My view is that the Iraq war had hydrocarbons as ONE central driving factor…President Bush43 himself said so in public for the record. I take the President at his word on this one, it was for oil and strategic position and etc. On the other hand, I thought the US should have engaged Iran during the Clinton years and expanded American participation in those energy resources. Our policy of “Dual Containment” was due to the Zionist Lobby which dominates BOTH parties. The Lobby got its war with Iraq and now wants one with Iran.
    The Russians, Chinese, Indians, Japanese, and EU are quite focused on energy policy and energy security issues. We are not and whether the American people like it or not IMO there is a lot more pain to come. I am persuaded at this time that our energy policy will not change substantially as neither political party is really serious. The blood and treasure meter is going to run for a while, quite a while possibly.

  55. shepherd says:

    Mr. House,
    Actually, I did the research on this and found out that we’re a little off. We were assuming that the futures market operates independently of spot markets–which is the classic definition. In fact, since 80s, spot markets have been taking their cue directly from futures markets. Spot markets, by agreement, simply make a local adjustment to the futures price. In other words, money poured into the buy side of the futures market directly affects the price of oil in an upward direction.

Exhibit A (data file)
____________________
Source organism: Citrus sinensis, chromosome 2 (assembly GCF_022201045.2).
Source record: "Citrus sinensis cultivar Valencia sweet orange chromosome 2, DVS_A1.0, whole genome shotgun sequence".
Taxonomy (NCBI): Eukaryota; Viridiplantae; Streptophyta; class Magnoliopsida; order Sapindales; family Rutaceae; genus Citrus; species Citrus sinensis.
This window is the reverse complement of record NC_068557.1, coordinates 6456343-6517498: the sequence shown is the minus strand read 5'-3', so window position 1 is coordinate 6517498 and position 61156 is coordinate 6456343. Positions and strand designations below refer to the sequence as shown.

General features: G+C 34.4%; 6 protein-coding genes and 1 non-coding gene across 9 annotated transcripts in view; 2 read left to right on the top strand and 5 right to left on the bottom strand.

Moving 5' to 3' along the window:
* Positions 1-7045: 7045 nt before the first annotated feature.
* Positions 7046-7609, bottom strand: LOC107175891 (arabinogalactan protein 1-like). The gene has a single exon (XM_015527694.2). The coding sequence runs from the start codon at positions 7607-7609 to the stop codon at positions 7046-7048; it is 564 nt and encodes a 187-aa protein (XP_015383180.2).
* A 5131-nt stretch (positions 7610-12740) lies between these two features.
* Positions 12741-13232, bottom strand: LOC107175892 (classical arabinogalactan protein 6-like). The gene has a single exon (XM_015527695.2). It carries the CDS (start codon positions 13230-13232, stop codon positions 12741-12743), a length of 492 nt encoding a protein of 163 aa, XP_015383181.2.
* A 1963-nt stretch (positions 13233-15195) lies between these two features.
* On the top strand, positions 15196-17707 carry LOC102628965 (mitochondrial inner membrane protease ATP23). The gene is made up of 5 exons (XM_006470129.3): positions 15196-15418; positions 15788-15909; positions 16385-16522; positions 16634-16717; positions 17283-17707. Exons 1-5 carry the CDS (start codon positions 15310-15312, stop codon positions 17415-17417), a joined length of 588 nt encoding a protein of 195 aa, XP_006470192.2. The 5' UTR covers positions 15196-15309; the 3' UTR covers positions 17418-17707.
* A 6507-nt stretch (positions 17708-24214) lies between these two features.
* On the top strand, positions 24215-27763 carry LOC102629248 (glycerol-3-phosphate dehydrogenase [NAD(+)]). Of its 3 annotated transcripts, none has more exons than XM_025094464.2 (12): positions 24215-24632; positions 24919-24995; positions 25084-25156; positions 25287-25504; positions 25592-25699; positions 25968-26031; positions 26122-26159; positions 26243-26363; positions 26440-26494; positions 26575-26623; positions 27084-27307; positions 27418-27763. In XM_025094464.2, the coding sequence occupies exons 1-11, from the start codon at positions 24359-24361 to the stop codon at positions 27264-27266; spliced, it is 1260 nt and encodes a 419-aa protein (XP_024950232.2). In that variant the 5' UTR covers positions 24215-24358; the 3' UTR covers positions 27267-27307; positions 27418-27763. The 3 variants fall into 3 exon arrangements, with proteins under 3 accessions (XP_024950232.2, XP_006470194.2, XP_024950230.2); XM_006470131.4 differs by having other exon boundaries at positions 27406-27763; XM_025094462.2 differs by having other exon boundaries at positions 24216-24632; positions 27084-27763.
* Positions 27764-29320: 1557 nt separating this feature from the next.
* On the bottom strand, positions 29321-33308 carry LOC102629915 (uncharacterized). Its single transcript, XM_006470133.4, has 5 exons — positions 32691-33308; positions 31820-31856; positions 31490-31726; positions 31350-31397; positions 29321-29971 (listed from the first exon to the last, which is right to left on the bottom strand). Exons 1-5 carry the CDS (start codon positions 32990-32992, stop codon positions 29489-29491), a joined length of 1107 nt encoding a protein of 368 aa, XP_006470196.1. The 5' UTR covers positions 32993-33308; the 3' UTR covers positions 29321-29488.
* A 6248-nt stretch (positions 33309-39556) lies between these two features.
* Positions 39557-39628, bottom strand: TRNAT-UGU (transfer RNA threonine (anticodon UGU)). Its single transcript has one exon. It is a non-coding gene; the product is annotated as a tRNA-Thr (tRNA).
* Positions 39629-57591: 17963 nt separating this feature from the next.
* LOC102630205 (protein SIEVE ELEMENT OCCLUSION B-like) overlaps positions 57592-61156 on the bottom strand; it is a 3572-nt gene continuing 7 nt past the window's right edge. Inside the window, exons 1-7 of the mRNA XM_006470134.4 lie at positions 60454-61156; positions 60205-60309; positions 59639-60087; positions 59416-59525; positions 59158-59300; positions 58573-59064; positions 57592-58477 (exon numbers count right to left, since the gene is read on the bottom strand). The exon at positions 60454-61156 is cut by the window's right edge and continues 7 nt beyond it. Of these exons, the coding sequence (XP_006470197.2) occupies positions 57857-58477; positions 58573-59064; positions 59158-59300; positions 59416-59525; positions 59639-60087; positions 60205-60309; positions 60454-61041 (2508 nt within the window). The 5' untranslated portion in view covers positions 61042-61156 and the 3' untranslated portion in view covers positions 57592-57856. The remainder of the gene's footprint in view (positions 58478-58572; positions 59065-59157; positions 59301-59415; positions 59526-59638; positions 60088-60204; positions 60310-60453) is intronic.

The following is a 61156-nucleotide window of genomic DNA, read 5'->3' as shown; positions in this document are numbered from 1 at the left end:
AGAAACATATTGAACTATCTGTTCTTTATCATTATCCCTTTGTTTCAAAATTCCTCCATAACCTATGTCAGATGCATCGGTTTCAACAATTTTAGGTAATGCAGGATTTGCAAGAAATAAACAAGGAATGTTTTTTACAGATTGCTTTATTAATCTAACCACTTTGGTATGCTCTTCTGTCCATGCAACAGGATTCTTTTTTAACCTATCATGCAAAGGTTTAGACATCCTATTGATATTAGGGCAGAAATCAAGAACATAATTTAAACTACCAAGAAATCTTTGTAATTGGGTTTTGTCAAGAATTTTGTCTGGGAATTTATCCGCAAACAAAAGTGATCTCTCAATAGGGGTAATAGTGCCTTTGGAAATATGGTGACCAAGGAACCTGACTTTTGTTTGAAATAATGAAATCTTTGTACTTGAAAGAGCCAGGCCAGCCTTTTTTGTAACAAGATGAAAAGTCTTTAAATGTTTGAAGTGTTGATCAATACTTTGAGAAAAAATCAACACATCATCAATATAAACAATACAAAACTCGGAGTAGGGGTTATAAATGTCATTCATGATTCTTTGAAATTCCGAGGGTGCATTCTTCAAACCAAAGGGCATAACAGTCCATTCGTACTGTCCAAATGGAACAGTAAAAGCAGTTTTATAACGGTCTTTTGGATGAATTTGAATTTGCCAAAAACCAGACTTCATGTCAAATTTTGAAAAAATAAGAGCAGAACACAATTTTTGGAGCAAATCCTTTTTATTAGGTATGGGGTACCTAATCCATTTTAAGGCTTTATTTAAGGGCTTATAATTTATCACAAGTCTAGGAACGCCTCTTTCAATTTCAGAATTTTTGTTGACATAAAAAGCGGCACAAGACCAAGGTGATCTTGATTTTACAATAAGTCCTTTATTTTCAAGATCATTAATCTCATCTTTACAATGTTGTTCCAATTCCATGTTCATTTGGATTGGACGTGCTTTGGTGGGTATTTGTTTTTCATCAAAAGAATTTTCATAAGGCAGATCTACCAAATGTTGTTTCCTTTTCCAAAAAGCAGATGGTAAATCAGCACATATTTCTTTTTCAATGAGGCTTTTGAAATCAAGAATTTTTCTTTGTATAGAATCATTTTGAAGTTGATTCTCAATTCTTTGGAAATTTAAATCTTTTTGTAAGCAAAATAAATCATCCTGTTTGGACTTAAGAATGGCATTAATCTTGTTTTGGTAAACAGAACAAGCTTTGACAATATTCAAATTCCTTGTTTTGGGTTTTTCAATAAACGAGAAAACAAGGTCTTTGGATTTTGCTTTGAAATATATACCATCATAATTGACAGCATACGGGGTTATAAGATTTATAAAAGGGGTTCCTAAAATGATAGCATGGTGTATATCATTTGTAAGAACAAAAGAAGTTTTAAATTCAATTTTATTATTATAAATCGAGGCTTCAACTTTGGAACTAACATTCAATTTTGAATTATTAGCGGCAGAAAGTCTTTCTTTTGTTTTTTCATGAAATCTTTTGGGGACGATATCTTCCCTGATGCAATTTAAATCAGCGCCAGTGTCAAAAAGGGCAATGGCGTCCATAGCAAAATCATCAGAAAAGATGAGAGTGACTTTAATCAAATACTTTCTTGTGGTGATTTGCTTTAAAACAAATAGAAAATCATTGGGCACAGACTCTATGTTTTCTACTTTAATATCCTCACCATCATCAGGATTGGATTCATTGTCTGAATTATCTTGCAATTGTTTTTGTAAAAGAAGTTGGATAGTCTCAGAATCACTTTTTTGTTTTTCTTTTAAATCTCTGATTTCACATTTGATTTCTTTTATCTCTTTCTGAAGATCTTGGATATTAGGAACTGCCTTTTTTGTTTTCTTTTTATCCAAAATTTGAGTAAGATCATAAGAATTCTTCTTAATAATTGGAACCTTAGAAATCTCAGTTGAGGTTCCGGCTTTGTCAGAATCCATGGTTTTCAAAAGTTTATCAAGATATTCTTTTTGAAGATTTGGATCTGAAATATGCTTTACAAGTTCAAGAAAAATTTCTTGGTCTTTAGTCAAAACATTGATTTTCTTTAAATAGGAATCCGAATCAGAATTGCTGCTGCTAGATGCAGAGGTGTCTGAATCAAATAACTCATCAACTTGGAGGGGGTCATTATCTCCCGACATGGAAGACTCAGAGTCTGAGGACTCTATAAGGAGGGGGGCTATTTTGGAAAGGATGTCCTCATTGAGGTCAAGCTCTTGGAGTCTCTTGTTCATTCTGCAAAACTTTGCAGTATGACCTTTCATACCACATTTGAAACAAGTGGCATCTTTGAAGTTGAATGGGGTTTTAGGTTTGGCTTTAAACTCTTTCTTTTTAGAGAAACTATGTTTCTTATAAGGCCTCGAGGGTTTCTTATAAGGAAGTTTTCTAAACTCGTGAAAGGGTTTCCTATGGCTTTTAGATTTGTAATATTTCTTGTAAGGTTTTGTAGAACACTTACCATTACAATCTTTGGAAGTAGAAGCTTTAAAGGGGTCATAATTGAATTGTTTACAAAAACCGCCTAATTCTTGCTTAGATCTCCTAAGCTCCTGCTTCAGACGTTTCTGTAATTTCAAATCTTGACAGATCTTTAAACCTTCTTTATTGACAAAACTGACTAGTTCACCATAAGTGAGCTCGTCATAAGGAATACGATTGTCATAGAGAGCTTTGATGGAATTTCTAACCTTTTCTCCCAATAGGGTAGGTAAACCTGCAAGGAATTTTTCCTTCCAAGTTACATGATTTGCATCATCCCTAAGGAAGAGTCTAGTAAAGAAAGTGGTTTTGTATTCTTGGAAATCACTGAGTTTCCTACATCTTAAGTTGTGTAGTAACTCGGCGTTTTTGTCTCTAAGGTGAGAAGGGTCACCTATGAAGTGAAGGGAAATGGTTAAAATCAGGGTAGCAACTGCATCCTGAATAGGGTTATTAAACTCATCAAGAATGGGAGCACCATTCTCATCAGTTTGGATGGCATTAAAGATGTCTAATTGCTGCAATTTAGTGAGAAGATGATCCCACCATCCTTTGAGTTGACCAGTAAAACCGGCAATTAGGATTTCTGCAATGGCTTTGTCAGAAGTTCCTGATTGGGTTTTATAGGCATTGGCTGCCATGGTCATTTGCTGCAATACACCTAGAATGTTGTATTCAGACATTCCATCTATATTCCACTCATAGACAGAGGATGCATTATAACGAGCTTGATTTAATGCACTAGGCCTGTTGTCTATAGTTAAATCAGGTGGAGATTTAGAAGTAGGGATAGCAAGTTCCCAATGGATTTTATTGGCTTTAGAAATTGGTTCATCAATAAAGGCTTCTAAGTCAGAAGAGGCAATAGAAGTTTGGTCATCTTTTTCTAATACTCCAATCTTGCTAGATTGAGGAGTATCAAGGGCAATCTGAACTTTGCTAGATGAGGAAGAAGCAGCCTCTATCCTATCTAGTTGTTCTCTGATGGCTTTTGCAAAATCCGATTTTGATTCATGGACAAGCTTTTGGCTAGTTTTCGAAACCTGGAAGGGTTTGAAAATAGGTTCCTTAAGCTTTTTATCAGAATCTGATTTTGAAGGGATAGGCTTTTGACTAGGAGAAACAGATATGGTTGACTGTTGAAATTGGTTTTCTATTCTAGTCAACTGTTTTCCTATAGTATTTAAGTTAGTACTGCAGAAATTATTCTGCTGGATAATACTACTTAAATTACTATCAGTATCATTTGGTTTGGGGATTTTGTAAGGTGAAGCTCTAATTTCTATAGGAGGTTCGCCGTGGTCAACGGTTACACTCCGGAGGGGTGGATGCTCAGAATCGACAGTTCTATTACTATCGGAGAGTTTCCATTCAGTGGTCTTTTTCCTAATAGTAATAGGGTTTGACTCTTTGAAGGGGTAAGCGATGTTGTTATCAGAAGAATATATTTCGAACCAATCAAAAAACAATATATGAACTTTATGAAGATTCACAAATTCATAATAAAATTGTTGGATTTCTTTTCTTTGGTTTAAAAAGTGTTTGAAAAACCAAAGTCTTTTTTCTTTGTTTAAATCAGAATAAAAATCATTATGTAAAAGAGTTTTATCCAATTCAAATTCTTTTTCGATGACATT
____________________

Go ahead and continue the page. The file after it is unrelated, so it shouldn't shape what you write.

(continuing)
There’s a pretty good explanation of how it works here:
    http://energycommerce.house.gov/cmte_mtgs/110-oi-hrg.062308.Masters-testimony.pdf
    As for Col. Lang’s point that “markets are exercises in mass psychology,” this is true in the short term, especially in commodities markets. But isn’t there a good deal of truth as well to the rising demand side of the question, which is a long term problem? All of our ideas here are not mutually exclusive.
    Kudlow’s drilling argument proposes fixing a short term problem (speculative price hike) with a long term solution (drilling). The problem is that this will only work once (if it works at all). The next time you have a speculative price spike–and there’s no reason why you shouldn’t, given the way these markets work–you don’t have the drilling card to play. And then you’re stuck with a bunch of worthless oil pumps fouling a pristine environment. And then you look back in 2050 and say, why did we do this to this beautiful place, and the answer is that in the summer of 2008, we thought gas was too high and this was the way we chose to fix that problem.
    I agree that Kudlow is an intelligent man. But he is also an idealist, and I think it makes sense to take his ideology into account when assessing how he comes up with drilling as a cure for speculation. The long term cure for speculation would be to increase margin requirements. But Kudlow can’t come to that conclusion because it amounts to interference in markets. Heaven forbid!

  56. Cieran says:

    Dr. Kiracofe:
    I agree completely with your summary observations here, and especially on how other nations are paying attention to energy policy when we are not.
    One important question remains for me, however, and that is “so how and when can we purchase your new book??!!”.
    Inquiring minds want to know!

  57. Clifford Kiracofe says: